Yellow (Short Film)

11 Nov


Smith’s Verdict: ***1/2

Reviewed by Tanner Smith

I remember a time back in high school when I realized how much I loved my best female friend and I couldn’t deny it anymore. When I found this out, I immediately turned to my best male buddy and told him how I felt. Then I asked for advice, hoping he would say that telling her would be the right move to make. What was his response? Don’t tell her.

I asked why. He said it was because she and I were great friends since grade school and if she didn’t feel the same way about me, it would make things very awkward and lead to our separation. That wasn’t something I wanted, so I let it be for a while. But as time went on, I told some other people (my parents, my sister, and some other peers) how I felt about her. Some said I should go for it; others weren’t so helpful and even said some discourteous comments that I probably shouldn’t reveal here.

I eventually did tell her, one day during our senior year. Of course, she said she only saw us as “just friends” and didn’t see this relationship going any further than that. I asked her to forget what I said; she agreed…but things weren’t the same between us at all. We stopped having lunch together, she stopped answering my phone calls, and we spent very little time together, until eventually we drifted apart.

Telling a close friend of the opposite sex you love them isn’t an easy decision to make, whether you’re in high school or not. Maybe that’s why I admired Jasmine Greer’s film, titled “Yellow,” as much as I did—because it knows that. It’s a 13-minute short about an earnest young man named Max (played with convincing sincerity by Brian Roberson) who spends a few days trying to convince himself that “today’s the day” to tell his best female friend the truth: that he loves her. He’s unsure about what would happen and turns to those around him for advice. But no one is fit to offer help—not his weird roommate (Jason Willey, hilarious) who uses a “Temple of Doom” reference as a metaphor for how it’ll turn out (badly), and definitely not his oblivious family (his mother played by Jeri Shire, his grandfather played by Tony Gschwend, and his uncle played by Alan Rackley) who have little to give other than rude remarks. His older sister (Krystal Kaminar) is the only sane one in the family, but by the time he calls her, he’s lost his confidence yet again to listen to new advice.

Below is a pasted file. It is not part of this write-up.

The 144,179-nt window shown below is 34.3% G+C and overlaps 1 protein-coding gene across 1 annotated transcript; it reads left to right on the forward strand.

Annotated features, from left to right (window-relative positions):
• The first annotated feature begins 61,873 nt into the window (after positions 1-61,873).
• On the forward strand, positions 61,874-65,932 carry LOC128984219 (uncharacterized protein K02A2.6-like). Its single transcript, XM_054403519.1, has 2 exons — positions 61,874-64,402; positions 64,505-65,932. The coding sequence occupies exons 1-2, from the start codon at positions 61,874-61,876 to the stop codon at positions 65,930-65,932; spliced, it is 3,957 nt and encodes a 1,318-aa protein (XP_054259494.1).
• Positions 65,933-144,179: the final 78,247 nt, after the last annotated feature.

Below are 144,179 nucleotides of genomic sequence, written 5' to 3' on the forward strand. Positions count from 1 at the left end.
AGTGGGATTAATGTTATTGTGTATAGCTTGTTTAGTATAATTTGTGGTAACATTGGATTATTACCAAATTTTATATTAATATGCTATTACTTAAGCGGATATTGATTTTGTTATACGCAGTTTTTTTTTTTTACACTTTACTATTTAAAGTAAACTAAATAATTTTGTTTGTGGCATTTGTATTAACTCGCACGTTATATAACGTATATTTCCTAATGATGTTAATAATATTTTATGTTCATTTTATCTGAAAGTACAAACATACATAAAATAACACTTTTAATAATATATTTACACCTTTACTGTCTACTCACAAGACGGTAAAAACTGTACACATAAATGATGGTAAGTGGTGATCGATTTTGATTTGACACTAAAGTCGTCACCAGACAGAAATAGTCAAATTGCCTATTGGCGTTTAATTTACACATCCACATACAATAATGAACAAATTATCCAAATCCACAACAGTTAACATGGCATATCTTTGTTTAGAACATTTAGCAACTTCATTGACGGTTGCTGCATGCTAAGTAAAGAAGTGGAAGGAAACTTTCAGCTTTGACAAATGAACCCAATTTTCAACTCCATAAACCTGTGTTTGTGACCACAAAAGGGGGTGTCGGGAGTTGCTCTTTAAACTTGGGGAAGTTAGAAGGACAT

“Today’s the day,” Max keeps telling himself as he builds up confidence before losing it. Is it “the day?” Max knows he won’t know for sure unless he just lets it out, but if he does let it out, will it be the beginning of something more for him and this girl or will it be the end of a solid friendship? Questions like this run through Max’s mind as he expresses in thought (and through voiceover) his nervousness. He’s so nervous that he doesn’t even know what color tie he should wear at work—black or yellow?

Midway through “Yellow” is my favorite scene in the short, and it involves Max’s encounter with a friendly, attractive co-worker (Brittany Reed) in an elevator at work. Her action, in a way, mirrors Max’s goal. His reaction imagines the anxiety and confusion for the reaction for that goal. It’s a well-written, suitably awkward moment that feels true and is an effective prelude to the film’s final scene.

I don’t want to make “Yellow” sound so wholesome and melodramatic that no one would be interested in seeing it, because it is actually very funny. The comedy comes from the situation—the film has a goofy sense of humor, but it also knows how a young man in this setting would talk and behave. The film is fresh and cheerful in that it uses human comedy as it’s found in this situation. It also helps that writer-director Jasmine Greer doesn’t hate her characters—she never condescends to Max, and the side characters are portrayed as suitably weird instead of overly or scornfully so. There’s the semi-annoying slacker-roommate character played by Jason Willey (we all have a friend like him in our lives); Max’s jackass boss played by Scott McEntire who mocks Max’s yellow tie (I love his sarcastic dialogue about if the tie has superpowers); the three family members Max calls for advice are people who just might say the things they say, as they have experienced love long before; and that attractive co-worker, Myra, has her quirks as well.

We don’t see Max’s potential girlfriend until the end of the film, but when we do, it’s hard to question why Max didn’t just decide to give Myra a chance. They have a sweet moment together and surprisingly, the way it’s developed and presented is enough for us to care. You could argue that because the film waited until the end to introduce this girl that Max has been obsessing about throughout the film, it’s hard to care about whether or not their friendship goes further. But somehow it worked for me, and I’ve been trying to figure out why. Maybe it was because she seems much kinder than everyone else in Max’s life, and so it was a relief that there really is a tender moment that Max shares with someone, finally. Oddly enough, these two do feel right together. And so I did find myself wondering whether Max would ultimately tell her how he felt about her or just keep the friendship they share together.

Telling your close friend of the opposite sex you love them is a tough decision to make. It can go one way or another, for better or for worse. I felt that Max’s anxiety was legit and I cared about what would happen for him. That’s how effective “Yellow” was for me. It’s an insightful, well-written, and often very funny short film.

NOTE: The film can be seen here:

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